The cloudy weather over San Francisco’s Sigmund Stern Grove seemed ready for a blissfully somber Mitski performance on Sunday afternoon. The stage was set for what many fans likely expected from the concert: the singer’s heartbreak-laden lyrics performed over her brilliant, genre-bending instrumentals.
Mitski herself, however, seemed to have different ideas in mind. Forced by the weather to ditch her planned outfit for the day — “I would rather be comfortable than look special,” she said — the New York-based artist proceeded to lead an all-out rock performance on the outdoor stage.
Central to Mitski’s act was a white desk that served as a sort of overarching prop in much of the performer’s choreography. Mitski sat in the chair behind the desk, as one would expect — but she also sat on top of the desk, lay down on the desk, stood on the desk, turned the desk on its side. She even got on all fours and lifted her leg atop the desk to mimic a dog urinating during “I Bet on Losing Dogs.” The performance was practically a duet between Mitski and the desk.
Furniture aside, Mitski’s dancing was dramatically varied, sometimes airy and graceful, other times grounded and emotional. This variety in moods lent a sense of spontaneity to the concert that made it all the more entertaining to watch.
The music that Mitski played shared that spontaneous quality, as the instrumentals in many of the performed songs were altered significantly from their recorded counterparts. At times, these changes were welcome, as they both kept the songs fresh and made them better suited for a live performance.
During “Francis Forever,” for example, injections of distortion from the synth were coupled with faster, punchier drums, turning the sad, pensive song into an up-tempo dance tune. “Thursday Girl” was electrified by its solid instrumental backing in a similar fashion.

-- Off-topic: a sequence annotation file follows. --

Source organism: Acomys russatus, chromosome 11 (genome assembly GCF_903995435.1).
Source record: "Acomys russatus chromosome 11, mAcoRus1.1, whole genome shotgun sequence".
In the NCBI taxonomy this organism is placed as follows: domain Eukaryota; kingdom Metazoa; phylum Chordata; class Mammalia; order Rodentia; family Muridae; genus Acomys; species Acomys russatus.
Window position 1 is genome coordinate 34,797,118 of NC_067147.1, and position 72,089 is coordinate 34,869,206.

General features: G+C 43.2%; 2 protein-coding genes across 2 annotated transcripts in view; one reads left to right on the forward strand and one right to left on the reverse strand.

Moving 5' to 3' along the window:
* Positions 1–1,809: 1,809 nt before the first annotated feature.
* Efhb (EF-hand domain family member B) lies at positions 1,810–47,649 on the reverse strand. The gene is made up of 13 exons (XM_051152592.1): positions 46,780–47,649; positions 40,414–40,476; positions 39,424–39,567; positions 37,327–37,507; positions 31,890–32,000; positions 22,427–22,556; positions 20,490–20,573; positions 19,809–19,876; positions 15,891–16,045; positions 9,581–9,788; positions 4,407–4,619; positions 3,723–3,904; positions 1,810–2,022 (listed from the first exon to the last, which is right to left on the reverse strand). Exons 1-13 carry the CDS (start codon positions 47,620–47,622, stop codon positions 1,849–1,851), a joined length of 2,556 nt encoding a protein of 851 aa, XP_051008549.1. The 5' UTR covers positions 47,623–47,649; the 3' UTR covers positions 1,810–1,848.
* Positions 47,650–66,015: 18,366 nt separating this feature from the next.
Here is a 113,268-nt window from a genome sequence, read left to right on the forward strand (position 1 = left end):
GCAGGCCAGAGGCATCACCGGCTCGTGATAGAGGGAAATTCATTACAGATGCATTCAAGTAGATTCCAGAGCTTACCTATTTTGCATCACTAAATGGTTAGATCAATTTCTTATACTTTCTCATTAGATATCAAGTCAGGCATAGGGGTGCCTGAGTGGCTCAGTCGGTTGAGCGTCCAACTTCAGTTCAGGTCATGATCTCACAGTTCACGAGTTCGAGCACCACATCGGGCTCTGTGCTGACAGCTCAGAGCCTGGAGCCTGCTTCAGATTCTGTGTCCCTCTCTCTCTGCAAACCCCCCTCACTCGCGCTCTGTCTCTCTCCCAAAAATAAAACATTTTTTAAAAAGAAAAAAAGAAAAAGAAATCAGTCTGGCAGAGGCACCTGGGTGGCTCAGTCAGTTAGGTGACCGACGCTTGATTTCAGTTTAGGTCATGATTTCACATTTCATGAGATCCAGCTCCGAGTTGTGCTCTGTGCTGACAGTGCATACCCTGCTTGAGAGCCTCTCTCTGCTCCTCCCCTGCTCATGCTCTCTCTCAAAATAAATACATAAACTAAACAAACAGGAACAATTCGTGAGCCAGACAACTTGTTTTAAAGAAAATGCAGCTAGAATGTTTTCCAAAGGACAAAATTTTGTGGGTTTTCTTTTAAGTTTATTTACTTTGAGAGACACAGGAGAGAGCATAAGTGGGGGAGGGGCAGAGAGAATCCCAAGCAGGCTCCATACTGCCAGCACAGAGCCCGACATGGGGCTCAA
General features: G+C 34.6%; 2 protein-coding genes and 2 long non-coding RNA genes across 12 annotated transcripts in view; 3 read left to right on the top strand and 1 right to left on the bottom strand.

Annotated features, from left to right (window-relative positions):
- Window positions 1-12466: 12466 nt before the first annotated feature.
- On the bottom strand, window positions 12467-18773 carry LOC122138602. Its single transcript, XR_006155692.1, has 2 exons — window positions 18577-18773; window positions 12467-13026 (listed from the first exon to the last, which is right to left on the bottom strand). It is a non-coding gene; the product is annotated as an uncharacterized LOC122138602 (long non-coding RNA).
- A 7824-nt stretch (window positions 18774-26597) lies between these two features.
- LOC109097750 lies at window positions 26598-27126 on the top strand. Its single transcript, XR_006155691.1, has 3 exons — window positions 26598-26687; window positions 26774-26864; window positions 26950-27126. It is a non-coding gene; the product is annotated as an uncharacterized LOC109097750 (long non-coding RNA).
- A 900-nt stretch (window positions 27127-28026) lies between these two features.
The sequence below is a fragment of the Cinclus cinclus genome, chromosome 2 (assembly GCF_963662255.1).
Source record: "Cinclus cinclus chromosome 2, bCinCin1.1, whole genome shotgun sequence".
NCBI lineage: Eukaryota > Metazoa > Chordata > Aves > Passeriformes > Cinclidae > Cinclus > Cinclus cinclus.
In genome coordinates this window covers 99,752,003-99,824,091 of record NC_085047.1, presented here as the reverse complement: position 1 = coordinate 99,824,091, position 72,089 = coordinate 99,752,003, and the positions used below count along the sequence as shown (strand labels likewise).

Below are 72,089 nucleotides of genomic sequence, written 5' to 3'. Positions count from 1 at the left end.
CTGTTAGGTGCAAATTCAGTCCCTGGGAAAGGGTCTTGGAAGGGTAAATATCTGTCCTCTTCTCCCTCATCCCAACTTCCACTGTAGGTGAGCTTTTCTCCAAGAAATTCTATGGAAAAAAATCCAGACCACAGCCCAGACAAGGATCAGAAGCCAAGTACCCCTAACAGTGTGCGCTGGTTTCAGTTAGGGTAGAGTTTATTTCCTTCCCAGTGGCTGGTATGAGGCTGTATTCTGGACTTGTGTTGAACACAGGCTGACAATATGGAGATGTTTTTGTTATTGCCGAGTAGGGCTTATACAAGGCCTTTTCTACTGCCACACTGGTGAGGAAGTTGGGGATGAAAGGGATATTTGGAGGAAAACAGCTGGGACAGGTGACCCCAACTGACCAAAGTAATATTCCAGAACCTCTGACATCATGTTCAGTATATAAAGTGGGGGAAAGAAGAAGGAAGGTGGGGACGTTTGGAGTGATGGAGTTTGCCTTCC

In other songs, though, the tweaks hindered the performance. In the absence of its signature droning synths in the background, early hit “First Love / Late Spring” felt somewhat lacking in energy.
But although “First Love / Late Spring” fell somewhat flat in its instrumentals, Mitski more than compensated for it with her vocals and choreography. She nervously paced in circles around the desk as she lyrically dwelled over her distress: “So please, hurry, leave me, I can’t sleep / Please don’t say you love me.”
Even in an outdoor venue, Mitski’s voice somehow sounded even better live than it does in her recorded music. The angelic high notes that she belted out so effortlessly in “Liquid Smooth,” a song from her first album Lush, made its performance one of the highlights of the set. Mitski spoke the lyrics of the verses in “Townie,” giving the song, one of her most upbeat tracks, a rawer quality.
Perhaps surprised by the more-intense-than-expected nature of Mitski’s set, the crowd — which consisted mainly of teens and 20-somethings, with a remarkably large amount of dyed hair — often seemed rather distant and out of touch with what was happening onstage. But by the time the artist performed “Nobody,” the biggest hit from her latest album Be the Cowboy, the audience was amped up and ready to rock.
After a rendition of “Happy” that remained energetic despite its notable lack of a saxophone solo, the desk was removed from the stage. Mitski disappeared for a moment as well, only to return with a guitar for the first song of her encore, “A Burning Hill.” Though the guitar was ditched for the remainder of the encore, the artist maintained a more acoustic, low-key energy until the end of the show — it seemed she was finally giving the audience a bit of what it came for.
As Mitski wrapped up her performance of “I Will” toward the middle of her set, she stood on the desk with arms extended at her sides; the crowd worshipped its prophet during one of her last sermons in the foreseeable future. And as she thanked audience members during her last song, “Carry Me Out,” and proceeded to carry herself out of the venue, the air was filled with hope that her hiatus will be a short one.